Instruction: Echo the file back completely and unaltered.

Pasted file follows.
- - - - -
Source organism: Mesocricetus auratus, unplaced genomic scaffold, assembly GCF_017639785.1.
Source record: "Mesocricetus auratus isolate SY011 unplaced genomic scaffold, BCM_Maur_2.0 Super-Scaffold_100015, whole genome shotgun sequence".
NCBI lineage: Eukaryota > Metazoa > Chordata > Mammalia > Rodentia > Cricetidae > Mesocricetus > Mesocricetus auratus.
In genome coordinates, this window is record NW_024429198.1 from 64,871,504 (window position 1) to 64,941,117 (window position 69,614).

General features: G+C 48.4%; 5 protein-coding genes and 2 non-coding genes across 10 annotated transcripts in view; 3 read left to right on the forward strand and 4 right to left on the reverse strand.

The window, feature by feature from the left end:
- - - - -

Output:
Source organism: Mesocricetus auratus, unplaced genomic scaffold, assembly GCF_017639785.1.
Source record: "Mesocricetus auratus isolate SY011 unplaced genomic scaffold, BCM_Maur_2.0 Super-Scaffold_100015, whole genome shotgun sequence".
NCBI lineage: Eukaryota > Metazoa > Chordata > Mammalia > Rodentia > Cricetidae > Mesocricetus > Mesocricetus auratus.
In genome coordinates, this window is record NW_024429198.1 from 64,871,504 (window position 1) to 64,941,117 (window position 69,614).

General features: G+C 48.4%; 5 protein-coding genes and 2 non-coding genes across 10 annotated transcripts in view; 3 read left to right on the forward strand and 4 right to left on the reverse strand.

The window, feature by feature from the left end: